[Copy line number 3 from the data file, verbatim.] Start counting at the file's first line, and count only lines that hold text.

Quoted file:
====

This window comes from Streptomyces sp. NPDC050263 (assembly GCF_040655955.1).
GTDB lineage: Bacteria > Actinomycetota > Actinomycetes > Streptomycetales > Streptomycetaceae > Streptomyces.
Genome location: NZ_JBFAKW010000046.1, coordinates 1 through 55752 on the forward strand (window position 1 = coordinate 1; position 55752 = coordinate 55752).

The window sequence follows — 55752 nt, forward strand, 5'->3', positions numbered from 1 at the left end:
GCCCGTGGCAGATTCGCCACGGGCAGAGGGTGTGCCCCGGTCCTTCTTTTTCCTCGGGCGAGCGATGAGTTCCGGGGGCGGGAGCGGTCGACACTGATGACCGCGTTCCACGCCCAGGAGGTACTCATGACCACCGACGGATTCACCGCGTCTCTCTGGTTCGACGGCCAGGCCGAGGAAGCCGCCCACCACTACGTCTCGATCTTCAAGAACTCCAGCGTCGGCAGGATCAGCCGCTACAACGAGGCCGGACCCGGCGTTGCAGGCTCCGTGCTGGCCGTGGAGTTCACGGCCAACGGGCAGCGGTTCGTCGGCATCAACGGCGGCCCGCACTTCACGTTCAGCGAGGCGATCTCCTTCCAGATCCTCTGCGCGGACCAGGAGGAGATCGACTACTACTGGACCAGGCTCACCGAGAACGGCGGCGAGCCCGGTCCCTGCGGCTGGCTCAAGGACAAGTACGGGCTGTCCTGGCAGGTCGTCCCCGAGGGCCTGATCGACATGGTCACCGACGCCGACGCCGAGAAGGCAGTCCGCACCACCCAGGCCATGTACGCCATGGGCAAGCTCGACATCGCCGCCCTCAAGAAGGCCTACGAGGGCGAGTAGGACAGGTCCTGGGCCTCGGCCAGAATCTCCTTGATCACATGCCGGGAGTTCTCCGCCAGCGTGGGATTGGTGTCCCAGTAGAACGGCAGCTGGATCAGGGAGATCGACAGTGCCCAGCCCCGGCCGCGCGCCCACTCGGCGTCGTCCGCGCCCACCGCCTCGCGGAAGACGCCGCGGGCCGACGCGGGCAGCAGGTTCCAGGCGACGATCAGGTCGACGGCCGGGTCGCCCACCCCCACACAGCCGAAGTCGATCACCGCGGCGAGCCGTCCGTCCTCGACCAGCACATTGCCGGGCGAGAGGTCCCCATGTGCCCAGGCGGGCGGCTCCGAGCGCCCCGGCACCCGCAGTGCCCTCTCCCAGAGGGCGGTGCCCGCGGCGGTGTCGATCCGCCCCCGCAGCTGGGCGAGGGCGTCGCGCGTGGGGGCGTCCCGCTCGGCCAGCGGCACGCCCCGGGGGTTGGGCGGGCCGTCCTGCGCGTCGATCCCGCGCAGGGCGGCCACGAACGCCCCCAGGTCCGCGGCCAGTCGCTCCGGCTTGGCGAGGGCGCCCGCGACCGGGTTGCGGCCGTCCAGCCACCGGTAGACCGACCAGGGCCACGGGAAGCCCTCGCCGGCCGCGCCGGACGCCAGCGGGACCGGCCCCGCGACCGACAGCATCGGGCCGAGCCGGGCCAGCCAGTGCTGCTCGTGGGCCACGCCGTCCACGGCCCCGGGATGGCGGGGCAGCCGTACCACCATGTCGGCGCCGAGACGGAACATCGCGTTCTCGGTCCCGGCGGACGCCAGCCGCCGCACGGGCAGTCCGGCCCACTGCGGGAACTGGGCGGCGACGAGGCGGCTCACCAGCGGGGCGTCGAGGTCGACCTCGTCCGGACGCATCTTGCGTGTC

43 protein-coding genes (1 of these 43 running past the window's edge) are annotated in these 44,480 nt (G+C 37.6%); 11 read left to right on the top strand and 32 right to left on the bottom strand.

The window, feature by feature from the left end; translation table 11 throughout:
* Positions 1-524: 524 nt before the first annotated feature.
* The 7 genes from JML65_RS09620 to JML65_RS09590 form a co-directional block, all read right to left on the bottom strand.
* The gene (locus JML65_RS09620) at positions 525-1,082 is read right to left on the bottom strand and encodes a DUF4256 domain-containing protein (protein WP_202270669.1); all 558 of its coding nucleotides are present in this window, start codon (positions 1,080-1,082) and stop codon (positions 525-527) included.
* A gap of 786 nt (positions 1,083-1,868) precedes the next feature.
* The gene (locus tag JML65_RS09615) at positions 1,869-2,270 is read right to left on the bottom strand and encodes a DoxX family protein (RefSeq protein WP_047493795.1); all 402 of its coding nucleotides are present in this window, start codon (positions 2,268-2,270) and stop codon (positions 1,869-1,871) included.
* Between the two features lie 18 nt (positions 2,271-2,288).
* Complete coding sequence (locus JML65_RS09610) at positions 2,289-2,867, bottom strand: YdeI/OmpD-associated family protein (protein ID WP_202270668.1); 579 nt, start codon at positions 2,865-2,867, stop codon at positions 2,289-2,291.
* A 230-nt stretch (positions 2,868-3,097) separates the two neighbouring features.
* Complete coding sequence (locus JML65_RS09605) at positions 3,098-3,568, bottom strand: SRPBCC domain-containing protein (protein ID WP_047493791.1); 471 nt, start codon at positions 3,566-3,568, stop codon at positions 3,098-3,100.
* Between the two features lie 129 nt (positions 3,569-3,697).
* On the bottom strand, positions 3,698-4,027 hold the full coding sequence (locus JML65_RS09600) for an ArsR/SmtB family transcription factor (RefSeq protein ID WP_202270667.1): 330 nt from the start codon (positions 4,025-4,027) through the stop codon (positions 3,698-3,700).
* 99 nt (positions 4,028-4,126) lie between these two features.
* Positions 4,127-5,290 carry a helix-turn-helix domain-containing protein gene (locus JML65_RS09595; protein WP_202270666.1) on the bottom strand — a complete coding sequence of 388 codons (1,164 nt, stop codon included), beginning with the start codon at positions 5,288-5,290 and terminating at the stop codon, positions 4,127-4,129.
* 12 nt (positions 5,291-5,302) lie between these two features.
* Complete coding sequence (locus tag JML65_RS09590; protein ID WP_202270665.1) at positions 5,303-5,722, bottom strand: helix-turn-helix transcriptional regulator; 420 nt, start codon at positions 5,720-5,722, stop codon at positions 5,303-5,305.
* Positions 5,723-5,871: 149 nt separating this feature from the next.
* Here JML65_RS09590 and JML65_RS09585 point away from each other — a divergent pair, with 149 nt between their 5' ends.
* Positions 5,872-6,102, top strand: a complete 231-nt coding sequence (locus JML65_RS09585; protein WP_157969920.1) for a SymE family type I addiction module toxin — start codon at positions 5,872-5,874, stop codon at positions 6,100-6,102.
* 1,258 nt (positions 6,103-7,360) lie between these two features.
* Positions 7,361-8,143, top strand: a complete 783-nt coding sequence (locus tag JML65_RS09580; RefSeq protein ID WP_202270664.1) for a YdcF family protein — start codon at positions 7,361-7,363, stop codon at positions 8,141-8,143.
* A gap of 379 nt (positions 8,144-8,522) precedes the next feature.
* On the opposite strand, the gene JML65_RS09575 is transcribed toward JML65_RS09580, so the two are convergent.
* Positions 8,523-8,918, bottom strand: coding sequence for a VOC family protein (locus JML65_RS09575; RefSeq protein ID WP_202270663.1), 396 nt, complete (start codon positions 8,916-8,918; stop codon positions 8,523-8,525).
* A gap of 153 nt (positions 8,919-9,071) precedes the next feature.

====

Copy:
Genome location: NZ_JBFAKW010000046.1, coordinates 1 through 55752 on the forward strand (window position 1 = coordinate 1; position 55752 = coordinate 55752).